In 2020, about 158,000 babies were born in the U.S. to people between the ages of 15 and 19, the majority of which were unintended pregnancies. While teen birth rates have decreased by 75% between 2020 and their peak of 1991, the U.S. continues to have the highest rates of adolescent pregnancies and births among developed countries. Access to contraception and accurate information about pregnancy prevention contribute to these high numbers.

When considering contraceptive options for teens, gynecologists now strongly recommend IUDs as a birth control option for teens. Let’s break down some of the common questions we hear about IUDs for teens.

Are IUDs safe for teenagers?

Yes! Intrauterine devices (IUDs) are safe and effective for teenagers.

IUDs were originally considered a form of birth control only for those who already had children. Now, IUDs—also known as long-acting reversible contraception—are not only considered a good option for those who haven’t yet had children, but also specifically for adolescents.

How effective are IUDs at preventing pregnancy in teenagers?

Anyone who is sexually active and needs reliable contraception is a good candidate for an IUD. For teens especially, IUDs take away user error; unlike the pill, effectiveness does not rely on memory or sticking to a strict daily schedule.

Long-acting reversible contraceptives like IUDs are considered the most effective reversible method of birth control. Basically, once you have it inserted, it does the work for you. IUDs last for five to 10 years, depending on the type—and rarely cause the degree of hormonal side effects seen with other forms of hormonal contraception—a welcome relief from all of the other emotions teens go through!

What are the different types of IUDs, and how do they work?

Currently, there are four hormone-releasing IUDs and one non-hormonal IUD (copper):

  1. Hormonal IUDs: A hormonal IUD releases a hormone called levonorgestrel, which thickens cervical mucus, inhibits sperm movement, and can sometimes prevent ovulation. FDA-approved IUDs include Mirena, Kyleena, Liletta and Skyla. (Mirena and Kyleena are available at WHA.)
  2. Non-hormonal IUD: A non-hormonal IUD, sometimes called the copper IUD, doesn’t release hormones. It works by creating an environment that’s toxic to sperm, preventing fertilization. Paragard is the only FDA approved non-hormonal IUD.

What’s the process of getting an IUD for my teen?

A provider will go over the three options offered at WHA (Mirena, Kyleena and Paragard) during an IUD consultation appointment with you and your teen to help select the best one for them. Also at that visit, we’ll test for STIs to ensure there are no underlying infections before placement. Insertion is then done at a second visit.

It’s important for your teen to understand that condoms are still recommended with an IUD to protect against sexually transmitted infections. Although the risk of general infection with IUDs is very low, treating an STI with one in can prove difficult; antibiotics to treat the infection have a tougher time getting to what matters with a foreign body (the IUD) distracting them. So we recommend all patients continue to use condoms even when they have an IUD to protect against both pregnancy and STIs.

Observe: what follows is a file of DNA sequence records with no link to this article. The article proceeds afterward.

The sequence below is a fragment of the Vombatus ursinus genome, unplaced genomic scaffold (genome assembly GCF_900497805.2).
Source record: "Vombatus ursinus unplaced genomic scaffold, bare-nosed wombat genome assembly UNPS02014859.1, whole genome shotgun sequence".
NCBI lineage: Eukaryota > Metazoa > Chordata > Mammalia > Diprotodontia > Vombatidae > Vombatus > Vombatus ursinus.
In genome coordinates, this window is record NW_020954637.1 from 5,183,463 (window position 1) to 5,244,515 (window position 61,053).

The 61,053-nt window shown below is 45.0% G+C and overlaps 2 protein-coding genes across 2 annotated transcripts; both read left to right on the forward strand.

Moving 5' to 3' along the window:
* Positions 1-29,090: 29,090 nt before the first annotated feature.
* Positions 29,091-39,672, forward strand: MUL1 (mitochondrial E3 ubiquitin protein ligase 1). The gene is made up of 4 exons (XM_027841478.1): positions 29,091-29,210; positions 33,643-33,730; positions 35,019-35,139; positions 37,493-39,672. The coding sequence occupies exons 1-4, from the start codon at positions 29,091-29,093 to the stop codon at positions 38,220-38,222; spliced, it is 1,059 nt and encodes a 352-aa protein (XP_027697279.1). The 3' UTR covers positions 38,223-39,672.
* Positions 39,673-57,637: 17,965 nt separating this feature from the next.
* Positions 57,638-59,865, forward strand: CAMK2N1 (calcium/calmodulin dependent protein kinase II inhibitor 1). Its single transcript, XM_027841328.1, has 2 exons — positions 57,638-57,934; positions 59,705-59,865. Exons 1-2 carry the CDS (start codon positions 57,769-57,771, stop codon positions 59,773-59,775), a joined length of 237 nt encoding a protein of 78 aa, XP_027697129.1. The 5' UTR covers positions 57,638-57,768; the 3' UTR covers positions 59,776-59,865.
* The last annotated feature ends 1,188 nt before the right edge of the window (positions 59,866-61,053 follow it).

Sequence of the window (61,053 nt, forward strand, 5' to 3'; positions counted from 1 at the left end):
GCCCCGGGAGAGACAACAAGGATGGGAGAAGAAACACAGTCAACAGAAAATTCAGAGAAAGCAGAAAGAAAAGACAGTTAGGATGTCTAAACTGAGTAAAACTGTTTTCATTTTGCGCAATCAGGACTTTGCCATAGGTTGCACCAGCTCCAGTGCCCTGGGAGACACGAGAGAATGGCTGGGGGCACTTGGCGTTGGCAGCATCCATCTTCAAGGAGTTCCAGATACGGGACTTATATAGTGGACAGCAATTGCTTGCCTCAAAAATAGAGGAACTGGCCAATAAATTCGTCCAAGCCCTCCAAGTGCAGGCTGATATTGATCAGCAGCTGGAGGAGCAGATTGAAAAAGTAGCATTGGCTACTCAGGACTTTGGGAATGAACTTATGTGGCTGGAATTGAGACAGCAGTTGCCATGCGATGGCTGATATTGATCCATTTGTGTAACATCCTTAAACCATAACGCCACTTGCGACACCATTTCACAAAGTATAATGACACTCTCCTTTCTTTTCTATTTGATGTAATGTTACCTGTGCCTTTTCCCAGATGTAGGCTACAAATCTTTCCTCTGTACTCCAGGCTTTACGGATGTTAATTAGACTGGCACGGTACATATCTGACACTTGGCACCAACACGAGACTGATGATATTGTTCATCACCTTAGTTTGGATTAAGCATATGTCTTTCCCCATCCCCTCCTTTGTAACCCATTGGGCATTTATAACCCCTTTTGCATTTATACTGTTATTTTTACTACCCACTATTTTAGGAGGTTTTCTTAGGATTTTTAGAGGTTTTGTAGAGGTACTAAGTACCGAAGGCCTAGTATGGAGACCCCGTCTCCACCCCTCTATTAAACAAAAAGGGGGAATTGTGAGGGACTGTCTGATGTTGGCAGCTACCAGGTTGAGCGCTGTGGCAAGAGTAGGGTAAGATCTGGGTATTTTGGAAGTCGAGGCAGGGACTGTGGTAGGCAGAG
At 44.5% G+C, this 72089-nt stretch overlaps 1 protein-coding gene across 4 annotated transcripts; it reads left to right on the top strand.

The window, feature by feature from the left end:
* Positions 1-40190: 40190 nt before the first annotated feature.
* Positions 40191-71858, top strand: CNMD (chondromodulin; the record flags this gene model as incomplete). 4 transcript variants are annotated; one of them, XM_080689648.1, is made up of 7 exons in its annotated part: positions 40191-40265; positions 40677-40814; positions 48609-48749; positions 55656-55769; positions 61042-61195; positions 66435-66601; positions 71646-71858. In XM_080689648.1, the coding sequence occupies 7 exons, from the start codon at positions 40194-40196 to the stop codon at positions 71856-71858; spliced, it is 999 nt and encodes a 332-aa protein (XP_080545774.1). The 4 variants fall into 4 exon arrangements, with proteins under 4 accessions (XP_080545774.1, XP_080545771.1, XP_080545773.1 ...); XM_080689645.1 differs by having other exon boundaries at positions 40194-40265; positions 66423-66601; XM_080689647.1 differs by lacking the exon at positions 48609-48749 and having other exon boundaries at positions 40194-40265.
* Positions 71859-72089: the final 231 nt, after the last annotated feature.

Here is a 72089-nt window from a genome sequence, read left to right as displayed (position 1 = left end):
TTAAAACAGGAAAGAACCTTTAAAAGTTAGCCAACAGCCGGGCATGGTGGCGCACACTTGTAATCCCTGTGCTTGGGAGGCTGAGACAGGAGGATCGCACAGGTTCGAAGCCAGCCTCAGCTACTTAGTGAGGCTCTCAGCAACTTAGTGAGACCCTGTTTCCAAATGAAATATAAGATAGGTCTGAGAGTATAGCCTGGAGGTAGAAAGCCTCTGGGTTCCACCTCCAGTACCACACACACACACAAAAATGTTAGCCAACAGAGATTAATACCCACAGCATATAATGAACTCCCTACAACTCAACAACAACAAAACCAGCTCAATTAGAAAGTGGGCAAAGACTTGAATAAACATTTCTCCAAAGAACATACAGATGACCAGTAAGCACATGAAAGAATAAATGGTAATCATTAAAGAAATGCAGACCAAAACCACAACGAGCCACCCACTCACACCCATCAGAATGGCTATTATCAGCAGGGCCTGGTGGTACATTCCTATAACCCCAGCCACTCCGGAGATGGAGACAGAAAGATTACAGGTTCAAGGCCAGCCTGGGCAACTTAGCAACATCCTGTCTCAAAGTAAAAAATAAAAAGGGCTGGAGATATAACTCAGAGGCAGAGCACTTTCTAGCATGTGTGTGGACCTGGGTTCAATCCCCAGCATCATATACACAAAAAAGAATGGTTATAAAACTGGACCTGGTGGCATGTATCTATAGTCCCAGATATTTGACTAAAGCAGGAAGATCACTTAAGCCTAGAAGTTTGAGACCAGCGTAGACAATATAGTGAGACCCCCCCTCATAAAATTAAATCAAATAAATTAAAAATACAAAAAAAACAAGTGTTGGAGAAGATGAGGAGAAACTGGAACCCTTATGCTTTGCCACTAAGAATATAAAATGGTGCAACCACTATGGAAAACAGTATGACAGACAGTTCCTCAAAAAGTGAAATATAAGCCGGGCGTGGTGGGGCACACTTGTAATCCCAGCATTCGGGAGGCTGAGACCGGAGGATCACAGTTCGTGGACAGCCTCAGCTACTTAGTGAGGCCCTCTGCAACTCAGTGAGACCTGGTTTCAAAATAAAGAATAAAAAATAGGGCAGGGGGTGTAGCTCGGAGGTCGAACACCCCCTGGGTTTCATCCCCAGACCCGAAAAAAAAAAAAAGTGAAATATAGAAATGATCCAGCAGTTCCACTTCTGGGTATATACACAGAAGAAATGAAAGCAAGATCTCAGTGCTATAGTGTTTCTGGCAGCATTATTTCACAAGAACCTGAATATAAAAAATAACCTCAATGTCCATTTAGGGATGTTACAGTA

Is it painful to have an IUD inserted?

Parents, we know you have memories of the old IUDs you’d rather forget. Us, too. But the devices and insertion process have both come a long way.

Studies have shown no difference in placement difficulty between adolescents and adults. Is it likely to be uncomfortable and a little crampy? Unfortunately, yes. But it’s fairly short-lived (three to five minutes), and we can offer pre-medication to help with the discomfort. The consultation appointment covers the insertion process, as well, and we’ll talk your teen through any fears or misconceptions they may have.

Do IUDs have any health benefits beyond contraception for teenagers?

Teens are often more concerned with what happens next, as most want shorter, lighter periods—or no periods at all. During the first couple of months after insertion, bleeding may be irregular (much to their disappointment). But that becomes more predictable around month 3 or 4.

While we can’t say periods will always be lighter or will always disappear altogether, each IUD has different features and benefits and we’ll walk your teen through each one.

Given the increasing desire and need for reliable contraception and period management, especially among teens, IUDs are recommended as a primary method of contraception. I am always happy to see teens or discuss options with their primary providers.

A note just for teens: In the state of Oregon, you don’t need permission from a guardian to get birth control, like IUDs. That choice is yours.